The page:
In an era when world records fell a little more regularly than they do today, 8 September 1982 was still an astonishing day by any standard as spectators in the Athens Olympic Stadium witnessed three world individual records at that’s year’s European Athletic Championships.
Earlier in the evening session, East Germany’s Marita Koch had sliced nearly half-a-second off her three-year-old world record in the 400m while the session was to finish with Great Britain’s Daley Thompson setting his second decathlon world record of that summer with a tally of 8743 points.
Sandwiched between them in a remarkable few hours of athletics, West German high jumper Ulrike Meyfarth cleared 2.02m to regain the world record, a full 10 centimetres higher and 10 years on from than when she had last held it as a 16-year-old teenager when she sensationally won the 1972 Munich Olympic Games gold medal if front of her home audience with a clearance of 1.92m a decade.
It was a remarkable comeback for Meyfarth, whom many had wondered in the intervening years whether she could ever claim a major title again.
Meyfarth, by her own admission, had struggled to cope with the attention and celebrity that came her way in the wake of her stunning performance in Munich and she finished only seventh at the 1974 European Championships before suffering the ignominy of failing to qualify for the final in Montreal in the defence of her Olympic title.
In 1977, she moved clubs from Koln to the famed Bayer Leverkusen, of which she is still a member today and changed coaches to Gerd Osenberg, who had worked with 1972 Olympic long jump champion Heide Rosendahl and was later to guide another Olympic champion Heike Henkel.
“In 1977, I just decided to start all over again and that’s what I did, Gerd wasn’t really a high jump coach, so we learnt together. It was a long road but by 1982 I was back on the international scene,” reflected Meyfarth.
Following a fifth place at the 1978 European Championships, the following year she took a bronze medal at the European Athletics Indoor Championships and silver at the World Student Games.
She might well have been a medal contender at the Moscow 1980 Olympic Games but for the West German boycott. However, – after almost a decade of East Germany’s Rosemary Ackermann and Italy’s Sara Simeoni taking top billing among the female high jump fraternity – she was on the top rung of the podium again at the 1981 IAAF World Cup and also won the 1982 European indoor title with what was then a national indoor record of 1.99m.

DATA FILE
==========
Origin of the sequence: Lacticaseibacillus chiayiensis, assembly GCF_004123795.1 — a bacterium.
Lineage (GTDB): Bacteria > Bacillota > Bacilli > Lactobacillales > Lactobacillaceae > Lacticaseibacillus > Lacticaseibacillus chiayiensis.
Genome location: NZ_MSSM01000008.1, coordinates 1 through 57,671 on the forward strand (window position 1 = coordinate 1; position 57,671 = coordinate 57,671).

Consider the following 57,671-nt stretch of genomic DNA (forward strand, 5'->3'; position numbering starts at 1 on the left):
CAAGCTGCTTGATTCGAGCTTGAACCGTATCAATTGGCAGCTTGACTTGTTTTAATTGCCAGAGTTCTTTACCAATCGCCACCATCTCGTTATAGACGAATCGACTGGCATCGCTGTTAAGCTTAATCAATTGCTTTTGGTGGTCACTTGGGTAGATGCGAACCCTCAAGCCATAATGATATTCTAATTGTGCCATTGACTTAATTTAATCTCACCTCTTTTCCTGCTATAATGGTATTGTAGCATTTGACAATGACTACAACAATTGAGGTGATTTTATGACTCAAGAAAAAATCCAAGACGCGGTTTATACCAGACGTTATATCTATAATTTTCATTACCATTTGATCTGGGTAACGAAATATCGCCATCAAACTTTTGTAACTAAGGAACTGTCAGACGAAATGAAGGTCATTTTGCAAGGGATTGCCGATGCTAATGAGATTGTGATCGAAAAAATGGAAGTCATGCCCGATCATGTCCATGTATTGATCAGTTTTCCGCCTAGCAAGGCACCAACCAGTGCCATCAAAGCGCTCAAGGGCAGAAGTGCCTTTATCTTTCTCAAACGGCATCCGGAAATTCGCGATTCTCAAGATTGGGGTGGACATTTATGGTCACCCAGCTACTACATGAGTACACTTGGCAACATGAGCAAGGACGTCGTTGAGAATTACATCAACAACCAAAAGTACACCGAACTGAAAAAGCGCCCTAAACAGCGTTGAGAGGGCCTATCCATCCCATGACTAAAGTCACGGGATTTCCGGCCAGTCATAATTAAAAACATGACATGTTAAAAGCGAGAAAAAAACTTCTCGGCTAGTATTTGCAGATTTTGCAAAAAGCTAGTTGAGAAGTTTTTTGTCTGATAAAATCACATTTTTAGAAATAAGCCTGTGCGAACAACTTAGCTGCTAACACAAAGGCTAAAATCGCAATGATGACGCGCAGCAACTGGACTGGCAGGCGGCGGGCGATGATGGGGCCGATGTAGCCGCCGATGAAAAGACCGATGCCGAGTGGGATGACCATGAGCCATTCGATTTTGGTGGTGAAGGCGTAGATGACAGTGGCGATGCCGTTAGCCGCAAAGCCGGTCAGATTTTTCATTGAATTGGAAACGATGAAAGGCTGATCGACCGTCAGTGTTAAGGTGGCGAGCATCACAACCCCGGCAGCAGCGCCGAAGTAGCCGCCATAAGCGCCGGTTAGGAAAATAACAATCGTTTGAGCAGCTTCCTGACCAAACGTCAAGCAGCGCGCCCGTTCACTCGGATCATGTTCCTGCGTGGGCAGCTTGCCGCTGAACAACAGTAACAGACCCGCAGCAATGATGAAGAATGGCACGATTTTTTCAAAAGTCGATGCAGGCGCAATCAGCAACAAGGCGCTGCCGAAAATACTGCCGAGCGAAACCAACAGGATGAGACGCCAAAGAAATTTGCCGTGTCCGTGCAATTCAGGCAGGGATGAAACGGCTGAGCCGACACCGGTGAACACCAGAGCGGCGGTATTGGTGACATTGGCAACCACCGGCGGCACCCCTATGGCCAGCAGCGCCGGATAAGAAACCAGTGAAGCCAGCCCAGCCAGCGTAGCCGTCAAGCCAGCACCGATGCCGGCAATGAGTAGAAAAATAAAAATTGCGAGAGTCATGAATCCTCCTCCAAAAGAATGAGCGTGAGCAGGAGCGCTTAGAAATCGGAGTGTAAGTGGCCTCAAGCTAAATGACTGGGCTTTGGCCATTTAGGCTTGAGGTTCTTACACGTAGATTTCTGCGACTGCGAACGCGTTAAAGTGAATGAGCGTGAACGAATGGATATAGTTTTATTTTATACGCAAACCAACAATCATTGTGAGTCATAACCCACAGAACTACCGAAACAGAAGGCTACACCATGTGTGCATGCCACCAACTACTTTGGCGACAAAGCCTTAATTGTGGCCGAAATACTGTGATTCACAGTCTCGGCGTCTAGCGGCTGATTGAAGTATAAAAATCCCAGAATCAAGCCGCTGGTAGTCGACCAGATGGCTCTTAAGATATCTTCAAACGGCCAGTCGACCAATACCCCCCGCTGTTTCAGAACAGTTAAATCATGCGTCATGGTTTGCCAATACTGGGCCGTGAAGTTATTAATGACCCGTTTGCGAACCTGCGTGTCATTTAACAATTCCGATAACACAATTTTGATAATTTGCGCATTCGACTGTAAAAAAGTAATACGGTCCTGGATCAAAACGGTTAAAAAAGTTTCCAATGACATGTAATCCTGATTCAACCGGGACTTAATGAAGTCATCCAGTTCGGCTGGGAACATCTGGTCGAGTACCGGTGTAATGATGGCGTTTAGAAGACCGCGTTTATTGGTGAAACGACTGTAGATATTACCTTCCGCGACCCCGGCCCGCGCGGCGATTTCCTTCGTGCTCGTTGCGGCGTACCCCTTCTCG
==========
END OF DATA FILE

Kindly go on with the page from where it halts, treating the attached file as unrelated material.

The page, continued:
In Athens, the medallists had been decided when three women – Meyfarth, USSR’s Tamara Bykova and Simeoni, with the latter pair eventually being the silver and bronze medallists respectively – went clear at 1.97m.
However, Meyfarth continued her flawless record in the competition as the only one of the trio to go over 2.00m and equalling her West German record set in the national championships in Munich seven weeks earlier.
With the bar raised to 2.02m, Meyfarth brought it down twice but on her third attempt – her tenth jump of the competition and as dusk started to fall on the Greek capital on that late summer evening – she launched herself perfectly and flew clear with a superb jump, her torso several centimetres clear of the bar which was just tickled by the backs of her legs.
By going clear, she added one centimetre to the prevailing world record set by Simeoni at the previous European Championships in Prague four years earlier.
Meyfarth then had three unsuccessful attempts at 2.04m but found this height beyond her before the celebrations started with Meyfarth back on top of the world again.
Athens not to be Meyfarth’s last global superlative either.
The following summer, Meyfarth improved the world record again to 2.03m at the European Cup in London and while Bykova cleared the same height and was given a share of the world record it was the German who got maximum points for her country after clearing the world record with her first attempt.
The third and final world record of Meyfarth’s career and revenge after Bykova had beaten her to the inaugural world title in Helsinki two weeks before.
Her career was to be capped by a second Olympic gold medal 12 years after her first, in Los Angeles, and after being the youngest Olympic athletics champion in an individual event, an accolade she still holds, at that time in 1984 she was the oldest ever women’s Olympic high jump winner.